reasons which, unless remedied, the present year, the Rev. David Thomas, B.A., (Cotham Park, Bristol), or the may not only imperil but ultimately Secretary, the Rev. George Smith, D.D., destroy the Union. The first is that (Congregational Library,Blomfield Street, the Union as at present constituted does Finsbury, E.C.), to be transmitted to the not admit of discussion, and the second selected Organ of the Council of the Con. reason the entire absence of party. Lord gregational Churches in America."

Bolingbroke says that without party In forwarding this Resolution we beg to re

there can be no free government. The mind you of the importance and urgency of this case—temporal and spiritual—referring House of Commons would not have as it does to the condition of millions of persons lasted from the time of the Plantaganets recently emancipated from slavery, many of to the present hour, growing at every whom need food and clothing, religious in. stage of its existence in its influence, if struction and the means of Christian worship. it had silenced discussion, and if the

Our Brethren and Churches of the Congre government had not been criticised in gational order in America hitherto shut out by its every movement by a keen-sighted the institution of slavery from any systematic effort for evangelizing the Southern States, are

opposition. More than twenty years now, in consequence of its abolition and the ago, the late Algernon Wells, who termination of war, happily able to undertake may be regarded as the Father of the this work, and especially to direct their atten. Congregational Union, expressed his tion to the religious improvement, and social fears upon this very point, in reelevation of the coloured people of the South. Any aid we can afford will be thankfully re

lation to the great body that he was ceived by them as a proof of sympathy in their mainly instrumental in calling into exgreat work, and as an evidence of our Christian istence. These remarks however must not be construed as censuring, not to say of those who were once enslaved—of condemning, the present executive of the those millions of men and women from Union, which is composed of as good and whom a gracious providence has cast honourable men as that body may ever off the chains of bondage-must be rehope to secure; but as the defects inci- garded with new and wider aims than dent to its constitution. Without dis- the friends of these oppressed races cussion and without a party to keep in have hitherto contemplated. The chains check the executive, any executive may which still clank like dull castanets on imperil the moral influence of a large the limbs of the unenfranchised of our christian denomination, and stand as a world will soon be unrivetted and torn huge impediment in the path of free-asunder. What then is the work for dom.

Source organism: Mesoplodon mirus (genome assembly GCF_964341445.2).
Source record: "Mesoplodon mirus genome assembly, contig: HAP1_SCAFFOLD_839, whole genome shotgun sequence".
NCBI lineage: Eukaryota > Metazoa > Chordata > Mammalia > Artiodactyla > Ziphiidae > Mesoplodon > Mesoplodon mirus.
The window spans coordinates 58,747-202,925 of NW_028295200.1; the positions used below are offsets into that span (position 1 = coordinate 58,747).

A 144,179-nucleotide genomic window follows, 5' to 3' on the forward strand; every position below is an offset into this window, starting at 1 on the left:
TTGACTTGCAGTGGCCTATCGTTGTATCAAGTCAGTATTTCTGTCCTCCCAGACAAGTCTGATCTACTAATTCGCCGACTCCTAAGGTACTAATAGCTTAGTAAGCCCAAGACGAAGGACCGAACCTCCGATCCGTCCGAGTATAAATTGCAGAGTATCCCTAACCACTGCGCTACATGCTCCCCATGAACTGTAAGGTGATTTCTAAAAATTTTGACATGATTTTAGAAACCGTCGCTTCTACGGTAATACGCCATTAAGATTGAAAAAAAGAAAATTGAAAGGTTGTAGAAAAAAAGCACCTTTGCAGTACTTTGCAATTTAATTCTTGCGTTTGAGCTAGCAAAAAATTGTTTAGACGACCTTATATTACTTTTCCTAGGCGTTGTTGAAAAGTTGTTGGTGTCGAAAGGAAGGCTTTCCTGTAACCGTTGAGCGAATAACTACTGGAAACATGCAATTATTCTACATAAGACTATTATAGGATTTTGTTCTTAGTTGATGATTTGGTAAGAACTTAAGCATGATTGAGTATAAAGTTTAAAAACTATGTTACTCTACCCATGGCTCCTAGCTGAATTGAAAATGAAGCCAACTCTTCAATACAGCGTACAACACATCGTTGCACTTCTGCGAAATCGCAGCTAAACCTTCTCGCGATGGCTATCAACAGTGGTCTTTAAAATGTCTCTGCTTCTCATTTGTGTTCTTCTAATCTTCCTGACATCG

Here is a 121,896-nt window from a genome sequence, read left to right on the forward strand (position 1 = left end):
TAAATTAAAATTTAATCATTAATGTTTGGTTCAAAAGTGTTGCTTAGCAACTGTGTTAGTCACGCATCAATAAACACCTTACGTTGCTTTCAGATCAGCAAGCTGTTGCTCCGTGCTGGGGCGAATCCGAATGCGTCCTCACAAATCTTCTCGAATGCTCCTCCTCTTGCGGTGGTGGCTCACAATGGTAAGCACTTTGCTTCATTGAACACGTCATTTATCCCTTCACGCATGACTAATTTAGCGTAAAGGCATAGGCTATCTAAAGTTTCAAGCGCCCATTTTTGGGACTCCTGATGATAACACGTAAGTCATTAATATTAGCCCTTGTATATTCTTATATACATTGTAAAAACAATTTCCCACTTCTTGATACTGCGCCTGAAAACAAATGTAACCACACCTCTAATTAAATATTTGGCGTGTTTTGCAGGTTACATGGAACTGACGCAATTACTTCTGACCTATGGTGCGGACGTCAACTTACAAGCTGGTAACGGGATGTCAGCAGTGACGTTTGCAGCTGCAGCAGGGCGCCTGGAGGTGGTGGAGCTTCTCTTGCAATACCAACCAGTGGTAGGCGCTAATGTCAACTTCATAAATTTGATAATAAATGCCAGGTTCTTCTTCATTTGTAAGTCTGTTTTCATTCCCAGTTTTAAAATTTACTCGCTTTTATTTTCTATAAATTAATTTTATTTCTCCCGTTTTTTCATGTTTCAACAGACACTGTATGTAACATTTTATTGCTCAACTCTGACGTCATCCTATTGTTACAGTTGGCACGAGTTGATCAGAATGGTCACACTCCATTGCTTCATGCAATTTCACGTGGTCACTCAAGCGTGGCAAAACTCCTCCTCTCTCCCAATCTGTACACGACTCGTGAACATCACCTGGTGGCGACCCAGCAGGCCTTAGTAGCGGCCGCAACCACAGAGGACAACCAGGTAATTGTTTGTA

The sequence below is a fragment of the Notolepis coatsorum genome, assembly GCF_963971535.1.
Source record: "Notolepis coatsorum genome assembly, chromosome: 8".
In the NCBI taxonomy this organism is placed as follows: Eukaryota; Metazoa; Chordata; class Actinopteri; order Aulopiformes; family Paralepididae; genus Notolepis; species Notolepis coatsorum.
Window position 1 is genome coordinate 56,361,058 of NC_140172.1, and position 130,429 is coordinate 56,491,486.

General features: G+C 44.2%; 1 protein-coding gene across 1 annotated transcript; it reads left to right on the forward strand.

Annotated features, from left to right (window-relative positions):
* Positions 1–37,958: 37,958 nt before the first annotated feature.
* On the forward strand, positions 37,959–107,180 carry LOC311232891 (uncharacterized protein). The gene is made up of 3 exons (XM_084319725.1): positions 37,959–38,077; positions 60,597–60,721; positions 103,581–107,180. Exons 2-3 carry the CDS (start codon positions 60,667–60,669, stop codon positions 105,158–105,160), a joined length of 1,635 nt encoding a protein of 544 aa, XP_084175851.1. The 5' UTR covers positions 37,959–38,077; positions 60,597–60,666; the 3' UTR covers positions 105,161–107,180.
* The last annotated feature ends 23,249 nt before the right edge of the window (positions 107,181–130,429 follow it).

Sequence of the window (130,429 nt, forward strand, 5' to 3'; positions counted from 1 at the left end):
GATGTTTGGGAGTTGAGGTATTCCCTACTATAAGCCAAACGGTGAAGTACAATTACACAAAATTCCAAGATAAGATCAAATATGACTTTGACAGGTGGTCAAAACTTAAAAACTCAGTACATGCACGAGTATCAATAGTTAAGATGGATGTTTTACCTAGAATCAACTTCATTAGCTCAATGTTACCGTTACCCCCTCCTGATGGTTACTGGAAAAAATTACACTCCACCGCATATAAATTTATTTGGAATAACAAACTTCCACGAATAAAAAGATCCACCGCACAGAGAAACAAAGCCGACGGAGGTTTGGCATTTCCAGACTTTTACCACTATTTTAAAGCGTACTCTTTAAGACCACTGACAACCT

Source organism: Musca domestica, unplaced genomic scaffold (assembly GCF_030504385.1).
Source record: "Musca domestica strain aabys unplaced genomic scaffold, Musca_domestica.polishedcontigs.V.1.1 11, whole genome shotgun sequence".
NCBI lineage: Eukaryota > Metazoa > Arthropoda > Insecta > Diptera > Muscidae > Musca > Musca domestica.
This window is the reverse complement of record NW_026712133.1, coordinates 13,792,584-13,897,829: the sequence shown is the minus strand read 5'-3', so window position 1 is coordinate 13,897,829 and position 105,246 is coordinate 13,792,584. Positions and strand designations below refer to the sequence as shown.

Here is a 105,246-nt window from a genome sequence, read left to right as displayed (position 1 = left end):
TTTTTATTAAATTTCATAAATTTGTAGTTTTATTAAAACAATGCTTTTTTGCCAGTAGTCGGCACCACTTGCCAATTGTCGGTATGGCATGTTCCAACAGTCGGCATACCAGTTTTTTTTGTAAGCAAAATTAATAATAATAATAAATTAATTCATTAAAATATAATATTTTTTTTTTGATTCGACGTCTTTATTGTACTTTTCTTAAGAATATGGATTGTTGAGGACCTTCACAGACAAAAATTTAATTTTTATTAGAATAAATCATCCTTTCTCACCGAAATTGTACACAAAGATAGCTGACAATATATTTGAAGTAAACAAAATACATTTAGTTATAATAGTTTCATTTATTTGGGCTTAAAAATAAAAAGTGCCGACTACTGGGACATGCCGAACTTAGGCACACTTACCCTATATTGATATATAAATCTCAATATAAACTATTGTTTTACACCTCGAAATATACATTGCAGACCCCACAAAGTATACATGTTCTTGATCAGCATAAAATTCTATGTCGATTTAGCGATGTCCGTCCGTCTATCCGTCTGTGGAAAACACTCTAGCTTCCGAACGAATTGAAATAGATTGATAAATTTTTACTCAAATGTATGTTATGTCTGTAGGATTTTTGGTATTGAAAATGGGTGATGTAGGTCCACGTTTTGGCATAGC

England, the very cynosure of freedom,

to be in the future? Is she to relax WORK FOR THE FUTURE. her efforts when the present urgent At a recent Meeting of the Committee wants of the Freed-men of the United of the Freed-Men's Aid Society, Lon- States are relieved? Is she to limit don, it was unanimously decided that her philanthropy to the coloured men the basis of that society was broad of that great nation, which has resolved enough to sustain the claims of the to put forth its own best efforts on coloured race of any and of every clime. behalf of its newly-born four millions In accordance with this decision, the of citizens? Is she not to care for her committees most cordially united with own coloured citizens in every part of the deputation appointed to wait upon the world ? Is she not, moreover to Earl Russell and Mr. Cardwell by the elevate her aims and to labour more Anti-Slavery Society, in relation to the decidedly than she ever has yet for the late tragic events in Jamaica. The social, the moral, and religious culture Freed-Men's Aid Society was glad to of this freed race? It is obvious that embraco a legitimate opportunity to there are only two courses open to us. co-operate with the Anti-Slavery So- We may treat or we may allow others ciety and also to stand by its excellent to treat the emancipated races as inand devoted Secretary, Mr. Chamerov- ferior and degraded—the very Helots zow. Now, it is of importance to call of humanity; or we may resolve to make the attention of our readers to the fact, a strenuous well-directed and prolonged that the Freed-Men's Aid Society of effort for the mental and moral growth London by its constitution can embrace of this increasing family among the the emancipated negro in every land, nations. We maintain that the vitality and the coloured man of every clime. of the negro race is so vigorous Its sphere ought not to be narrowed. that you cannot destroy it. For The time indeed seems to have arrived good or for evil this people must when this fact must be more fully re-exist. Who would wish to destroy the cognised, for manifestly the “Negro race ? No man with a human heart—or question” is passing into a new stage, who knows the sweets of " dear life” or, to speak more accurately, the claims -no real disciple of that Incarnate one